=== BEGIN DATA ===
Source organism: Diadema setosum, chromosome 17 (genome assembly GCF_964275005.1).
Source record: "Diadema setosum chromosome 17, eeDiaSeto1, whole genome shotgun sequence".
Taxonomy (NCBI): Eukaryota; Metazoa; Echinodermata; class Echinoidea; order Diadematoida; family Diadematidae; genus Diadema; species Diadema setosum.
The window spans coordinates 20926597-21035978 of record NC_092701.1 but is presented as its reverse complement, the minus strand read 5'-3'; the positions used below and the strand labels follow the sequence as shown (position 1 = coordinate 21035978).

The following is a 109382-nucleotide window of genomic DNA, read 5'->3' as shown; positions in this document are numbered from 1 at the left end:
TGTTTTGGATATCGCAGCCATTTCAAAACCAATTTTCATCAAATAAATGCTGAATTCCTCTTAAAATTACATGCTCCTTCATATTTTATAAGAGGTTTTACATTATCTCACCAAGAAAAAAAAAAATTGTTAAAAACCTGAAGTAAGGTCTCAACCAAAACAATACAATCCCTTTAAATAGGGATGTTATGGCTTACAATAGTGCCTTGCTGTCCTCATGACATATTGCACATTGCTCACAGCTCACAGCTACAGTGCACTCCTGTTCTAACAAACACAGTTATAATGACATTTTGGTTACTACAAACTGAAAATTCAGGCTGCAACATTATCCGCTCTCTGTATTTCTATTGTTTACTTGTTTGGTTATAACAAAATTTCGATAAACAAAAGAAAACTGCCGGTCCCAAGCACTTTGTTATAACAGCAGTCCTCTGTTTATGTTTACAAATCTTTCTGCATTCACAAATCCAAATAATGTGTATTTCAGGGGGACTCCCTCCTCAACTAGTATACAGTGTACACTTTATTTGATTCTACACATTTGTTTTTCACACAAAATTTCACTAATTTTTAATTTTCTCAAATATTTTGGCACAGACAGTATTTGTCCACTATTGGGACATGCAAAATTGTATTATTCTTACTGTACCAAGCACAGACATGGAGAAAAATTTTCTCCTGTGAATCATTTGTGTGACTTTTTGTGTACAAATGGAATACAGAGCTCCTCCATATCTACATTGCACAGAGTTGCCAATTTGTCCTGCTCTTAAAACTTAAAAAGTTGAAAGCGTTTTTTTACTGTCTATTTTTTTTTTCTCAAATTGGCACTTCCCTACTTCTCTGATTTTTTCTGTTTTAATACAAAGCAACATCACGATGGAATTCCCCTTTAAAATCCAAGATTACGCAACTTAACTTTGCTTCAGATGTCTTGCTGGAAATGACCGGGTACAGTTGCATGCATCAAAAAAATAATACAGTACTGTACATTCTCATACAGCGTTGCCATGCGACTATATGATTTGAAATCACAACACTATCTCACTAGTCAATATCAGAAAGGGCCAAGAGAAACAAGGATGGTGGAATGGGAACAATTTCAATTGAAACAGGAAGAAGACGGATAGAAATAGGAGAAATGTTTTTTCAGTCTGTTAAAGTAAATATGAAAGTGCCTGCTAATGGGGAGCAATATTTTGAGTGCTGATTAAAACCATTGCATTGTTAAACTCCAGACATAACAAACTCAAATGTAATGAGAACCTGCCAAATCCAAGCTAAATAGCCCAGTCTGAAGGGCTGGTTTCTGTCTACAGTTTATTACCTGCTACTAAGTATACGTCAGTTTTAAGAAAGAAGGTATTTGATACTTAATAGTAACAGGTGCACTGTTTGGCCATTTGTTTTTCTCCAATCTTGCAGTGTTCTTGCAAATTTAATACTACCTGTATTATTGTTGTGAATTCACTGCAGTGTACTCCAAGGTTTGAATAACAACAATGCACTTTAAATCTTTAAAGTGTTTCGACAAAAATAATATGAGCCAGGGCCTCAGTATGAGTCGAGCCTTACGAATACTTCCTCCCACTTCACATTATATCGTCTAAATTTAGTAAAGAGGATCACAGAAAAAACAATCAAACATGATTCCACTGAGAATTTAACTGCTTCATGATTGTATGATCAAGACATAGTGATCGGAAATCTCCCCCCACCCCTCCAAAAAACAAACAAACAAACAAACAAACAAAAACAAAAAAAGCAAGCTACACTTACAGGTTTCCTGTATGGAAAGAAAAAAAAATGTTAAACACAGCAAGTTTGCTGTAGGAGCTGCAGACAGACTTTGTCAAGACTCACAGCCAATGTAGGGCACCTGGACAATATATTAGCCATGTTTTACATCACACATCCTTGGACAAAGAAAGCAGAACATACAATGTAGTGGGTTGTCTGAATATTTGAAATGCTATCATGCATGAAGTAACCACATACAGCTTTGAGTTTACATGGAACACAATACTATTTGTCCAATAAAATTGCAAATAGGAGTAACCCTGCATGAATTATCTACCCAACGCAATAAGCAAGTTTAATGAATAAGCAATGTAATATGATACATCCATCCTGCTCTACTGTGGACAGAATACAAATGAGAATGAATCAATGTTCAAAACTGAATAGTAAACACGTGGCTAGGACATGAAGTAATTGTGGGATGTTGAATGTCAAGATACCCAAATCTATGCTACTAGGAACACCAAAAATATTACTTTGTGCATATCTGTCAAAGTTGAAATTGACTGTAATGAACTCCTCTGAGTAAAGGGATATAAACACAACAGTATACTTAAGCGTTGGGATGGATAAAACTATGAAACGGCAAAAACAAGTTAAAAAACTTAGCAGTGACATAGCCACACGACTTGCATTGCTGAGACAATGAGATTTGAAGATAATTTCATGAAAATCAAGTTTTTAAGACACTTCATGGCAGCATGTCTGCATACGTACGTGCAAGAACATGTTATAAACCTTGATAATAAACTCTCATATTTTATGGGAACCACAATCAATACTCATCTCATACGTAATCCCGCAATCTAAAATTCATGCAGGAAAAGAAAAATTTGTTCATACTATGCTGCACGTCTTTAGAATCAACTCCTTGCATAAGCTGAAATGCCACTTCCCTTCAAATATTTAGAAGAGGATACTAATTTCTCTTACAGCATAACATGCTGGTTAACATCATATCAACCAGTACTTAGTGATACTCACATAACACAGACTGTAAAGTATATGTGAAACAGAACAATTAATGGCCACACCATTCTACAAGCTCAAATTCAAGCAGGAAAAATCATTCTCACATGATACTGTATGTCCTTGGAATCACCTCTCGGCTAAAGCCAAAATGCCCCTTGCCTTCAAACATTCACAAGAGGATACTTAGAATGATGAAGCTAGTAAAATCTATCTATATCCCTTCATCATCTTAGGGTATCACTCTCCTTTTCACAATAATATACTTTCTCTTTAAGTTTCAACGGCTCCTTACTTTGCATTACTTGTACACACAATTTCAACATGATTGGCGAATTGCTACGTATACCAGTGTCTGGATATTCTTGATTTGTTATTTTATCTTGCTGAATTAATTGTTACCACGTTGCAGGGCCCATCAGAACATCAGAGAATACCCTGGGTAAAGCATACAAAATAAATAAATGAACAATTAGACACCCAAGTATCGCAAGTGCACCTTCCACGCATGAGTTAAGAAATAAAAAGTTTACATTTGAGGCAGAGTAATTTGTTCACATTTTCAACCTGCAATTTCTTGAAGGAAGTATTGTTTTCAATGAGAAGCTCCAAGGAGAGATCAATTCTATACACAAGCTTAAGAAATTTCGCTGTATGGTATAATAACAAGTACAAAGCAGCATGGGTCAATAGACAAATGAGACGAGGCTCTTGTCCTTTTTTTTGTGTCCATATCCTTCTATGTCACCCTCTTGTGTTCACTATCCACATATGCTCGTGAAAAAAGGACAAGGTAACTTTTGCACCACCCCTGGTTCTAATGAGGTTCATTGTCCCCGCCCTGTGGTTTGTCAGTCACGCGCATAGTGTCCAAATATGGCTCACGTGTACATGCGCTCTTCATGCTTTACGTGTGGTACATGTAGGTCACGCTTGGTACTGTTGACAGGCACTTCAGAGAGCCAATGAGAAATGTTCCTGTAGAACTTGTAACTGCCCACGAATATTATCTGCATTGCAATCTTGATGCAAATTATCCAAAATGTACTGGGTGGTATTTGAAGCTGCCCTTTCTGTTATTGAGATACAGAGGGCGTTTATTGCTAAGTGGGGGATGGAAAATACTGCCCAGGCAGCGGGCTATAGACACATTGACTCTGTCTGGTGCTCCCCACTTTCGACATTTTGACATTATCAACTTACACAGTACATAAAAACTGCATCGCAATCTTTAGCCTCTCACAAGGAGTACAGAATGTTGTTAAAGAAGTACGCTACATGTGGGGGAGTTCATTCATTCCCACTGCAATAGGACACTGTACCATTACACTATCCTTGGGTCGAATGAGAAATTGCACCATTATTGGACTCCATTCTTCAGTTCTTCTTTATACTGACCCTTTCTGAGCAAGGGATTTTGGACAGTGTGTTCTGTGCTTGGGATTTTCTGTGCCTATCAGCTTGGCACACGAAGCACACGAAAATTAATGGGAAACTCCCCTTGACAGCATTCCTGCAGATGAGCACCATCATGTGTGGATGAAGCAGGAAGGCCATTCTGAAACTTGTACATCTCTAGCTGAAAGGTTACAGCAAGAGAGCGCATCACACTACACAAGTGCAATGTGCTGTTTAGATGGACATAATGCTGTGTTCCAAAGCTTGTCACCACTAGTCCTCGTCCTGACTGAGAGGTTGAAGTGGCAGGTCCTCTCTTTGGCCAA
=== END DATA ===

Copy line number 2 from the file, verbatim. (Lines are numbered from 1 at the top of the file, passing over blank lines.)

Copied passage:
Source record: "Diadema setosum chromosome 17, eeDiaSeto1, whole genome shotgun sequence".